The RX 5700 is a mid-tier GPU, that is good for anyone who is just getting into computer building, or gaming. This graphics card comes at a pretty good price and offers pretty average performance, so it is perfect for any middle-of-the-road computer build.
When selecting a graphics card it is also very important to know and understand how much power it consumes because it will determine how big your power supply is, and give you an estimate of how much overclocking you can do.
That’s why I’ve made a power consumption guide on the RX 5700, that way you will know how much power this card draws, and what power supply unit to buy, and I’ve provided a comparison to other cards of similar performance.
How Many Watts Does The RX 5700 Use?
The RX 5700 has a TGP or Total Graphics Power of 185 Watts, which is the typical wattage it produces. When gaming you should expect to see an average of around 165 watts. However, when idle The RX 5700 only uses 7 Watts of Power.
The power consumption of your GPU will change depending on what games you are playing, and what applications you are using on your computer.
Another thing to note is the idle power consumption. The idle power consumption of the RX 5700 is 7 watts.
The idle power consumption of a GPU will increase for every monitor you have in your setup. The more monitors you use the higher your idle power consumption will be.
For example, when the RX 5700 is introduced to a multi-monitor setup it will have a power draw of 35 watts when idle.
This is a fairly high increase in wattage, but that’s to be expected by AMD. Most AMD GPUs have a pretty extreme increase in idle power wattage when you add a second monitor to your setup, with the exception of a few graphics cards.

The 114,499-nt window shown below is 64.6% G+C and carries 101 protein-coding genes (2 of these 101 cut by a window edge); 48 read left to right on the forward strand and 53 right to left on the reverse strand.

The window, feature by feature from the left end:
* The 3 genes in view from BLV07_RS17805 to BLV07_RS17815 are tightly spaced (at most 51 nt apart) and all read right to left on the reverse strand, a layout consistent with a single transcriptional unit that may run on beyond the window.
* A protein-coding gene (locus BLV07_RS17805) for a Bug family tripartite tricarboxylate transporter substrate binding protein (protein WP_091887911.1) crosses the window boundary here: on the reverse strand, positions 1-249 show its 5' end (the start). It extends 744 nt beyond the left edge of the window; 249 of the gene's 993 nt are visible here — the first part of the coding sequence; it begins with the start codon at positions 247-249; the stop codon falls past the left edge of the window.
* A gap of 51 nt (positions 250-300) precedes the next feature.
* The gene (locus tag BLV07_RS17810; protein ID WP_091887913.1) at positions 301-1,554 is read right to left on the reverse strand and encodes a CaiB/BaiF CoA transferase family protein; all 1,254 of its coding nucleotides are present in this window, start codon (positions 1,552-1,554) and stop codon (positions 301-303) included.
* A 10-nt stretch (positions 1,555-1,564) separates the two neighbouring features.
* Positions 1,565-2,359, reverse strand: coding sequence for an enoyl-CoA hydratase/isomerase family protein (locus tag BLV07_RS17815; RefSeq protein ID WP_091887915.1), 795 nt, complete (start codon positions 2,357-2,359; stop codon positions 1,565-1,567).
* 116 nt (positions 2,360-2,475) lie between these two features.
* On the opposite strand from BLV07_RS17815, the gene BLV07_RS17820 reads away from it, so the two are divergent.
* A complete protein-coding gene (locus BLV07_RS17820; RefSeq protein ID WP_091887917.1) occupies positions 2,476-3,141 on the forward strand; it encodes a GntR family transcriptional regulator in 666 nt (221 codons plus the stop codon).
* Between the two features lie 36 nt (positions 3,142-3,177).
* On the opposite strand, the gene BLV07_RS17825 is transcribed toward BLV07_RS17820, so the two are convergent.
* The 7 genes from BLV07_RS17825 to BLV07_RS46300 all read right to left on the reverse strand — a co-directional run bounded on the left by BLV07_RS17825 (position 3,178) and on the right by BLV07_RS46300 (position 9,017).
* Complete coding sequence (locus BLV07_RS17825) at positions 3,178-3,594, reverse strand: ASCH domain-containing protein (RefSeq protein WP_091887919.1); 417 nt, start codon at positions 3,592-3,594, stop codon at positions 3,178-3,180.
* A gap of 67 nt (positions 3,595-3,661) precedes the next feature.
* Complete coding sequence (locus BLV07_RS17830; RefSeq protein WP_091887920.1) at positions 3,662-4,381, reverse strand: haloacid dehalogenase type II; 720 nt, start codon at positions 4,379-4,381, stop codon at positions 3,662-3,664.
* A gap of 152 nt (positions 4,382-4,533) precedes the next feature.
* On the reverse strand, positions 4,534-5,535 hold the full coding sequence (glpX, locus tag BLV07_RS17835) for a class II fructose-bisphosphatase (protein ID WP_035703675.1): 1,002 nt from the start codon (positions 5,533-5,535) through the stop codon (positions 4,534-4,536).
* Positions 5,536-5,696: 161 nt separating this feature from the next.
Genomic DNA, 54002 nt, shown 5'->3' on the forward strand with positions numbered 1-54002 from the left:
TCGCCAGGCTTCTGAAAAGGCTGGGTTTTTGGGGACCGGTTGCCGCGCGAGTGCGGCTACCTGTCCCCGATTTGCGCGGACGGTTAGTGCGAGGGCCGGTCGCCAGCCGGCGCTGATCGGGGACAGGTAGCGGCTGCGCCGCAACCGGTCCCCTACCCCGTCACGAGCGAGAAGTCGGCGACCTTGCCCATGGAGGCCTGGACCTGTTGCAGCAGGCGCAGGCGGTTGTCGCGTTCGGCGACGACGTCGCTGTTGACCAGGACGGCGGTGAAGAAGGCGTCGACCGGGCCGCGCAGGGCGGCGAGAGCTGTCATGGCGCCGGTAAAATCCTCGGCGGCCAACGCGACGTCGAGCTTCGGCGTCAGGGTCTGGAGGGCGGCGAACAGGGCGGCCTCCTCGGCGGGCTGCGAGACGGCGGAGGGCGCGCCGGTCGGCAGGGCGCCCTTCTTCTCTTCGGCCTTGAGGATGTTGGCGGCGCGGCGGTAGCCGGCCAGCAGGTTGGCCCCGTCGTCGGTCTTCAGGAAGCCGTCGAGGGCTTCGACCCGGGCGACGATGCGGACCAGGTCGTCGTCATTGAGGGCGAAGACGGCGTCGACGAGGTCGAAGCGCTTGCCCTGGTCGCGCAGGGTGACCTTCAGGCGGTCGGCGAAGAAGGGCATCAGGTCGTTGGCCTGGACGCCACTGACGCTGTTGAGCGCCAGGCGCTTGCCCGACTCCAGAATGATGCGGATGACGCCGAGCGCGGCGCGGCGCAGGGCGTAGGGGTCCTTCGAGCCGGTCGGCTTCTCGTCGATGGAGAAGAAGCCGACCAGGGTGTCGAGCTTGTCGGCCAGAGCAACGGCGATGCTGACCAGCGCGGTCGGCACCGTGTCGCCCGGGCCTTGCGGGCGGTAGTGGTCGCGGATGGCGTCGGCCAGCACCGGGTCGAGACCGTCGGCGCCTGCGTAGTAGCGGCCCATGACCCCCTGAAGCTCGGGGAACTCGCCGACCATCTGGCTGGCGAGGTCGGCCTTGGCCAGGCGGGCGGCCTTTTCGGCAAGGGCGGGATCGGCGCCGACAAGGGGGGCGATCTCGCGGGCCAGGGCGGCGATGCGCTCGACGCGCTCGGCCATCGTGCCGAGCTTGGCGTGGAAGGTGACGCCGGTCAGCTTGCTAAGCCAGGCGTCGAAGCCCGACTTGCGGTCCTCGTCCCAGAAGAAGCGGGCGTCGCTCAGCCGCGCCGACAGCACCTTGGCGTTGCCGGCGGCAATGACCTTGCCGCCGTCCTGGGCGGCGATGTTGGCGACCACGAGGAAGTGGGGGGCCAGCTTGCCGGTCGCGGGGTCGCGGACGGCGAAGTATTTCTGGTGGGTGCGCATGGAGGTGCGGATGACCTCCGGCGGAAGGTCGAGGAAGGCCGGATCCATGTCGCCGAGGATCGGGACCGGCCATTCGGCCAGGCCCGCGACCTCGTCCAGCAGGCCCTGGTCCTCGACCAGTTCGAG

To know if your GPU has a good idle power draw the wattage should be just around double or less with a second monitor than it is with just 1 monitor.
When you are looking and comparing a GPUs power consumption, you want to look at the GPU TGP or Total Graphics Power, which shows the base power draw you will get when using your GPU for things such as gaming
When talking about power consumption, you might hear the phrase “TDP” used interchangeably with the phrase “TGP”. Essentially TGP and TDP are the same things, but TDP is the total power consumption of a component and TGP is the total power consumption of a GPU specifically.
You should also note that the TGP of a GPU isn’t the true maximum power draw of the specific graphics card, and the power consumption can be increased when computing graphically intensive tasks and while overclocking.
With the RX 5700, the maximum recorded power draw of this GPU is around 180-185 watts. However, this will only happen under extreme load or overclocking, but you should still account for this when calculating the wattage of your computer.
What Power Supply Do You Need For The RX 5700?
The minimum recommended power supply unit for the RX 5700 is 600 watts.
However, that is the minimum and I would always recommend getting a power supply that is a little higher than the minimum recommendation, and here is why.
Going from personal experience you should always go a little bit above the minimum recommended PSU that the manufacturer recommends because there is a very likely possibility that you will go over that power requirement once your computer is fully built, or upgraded.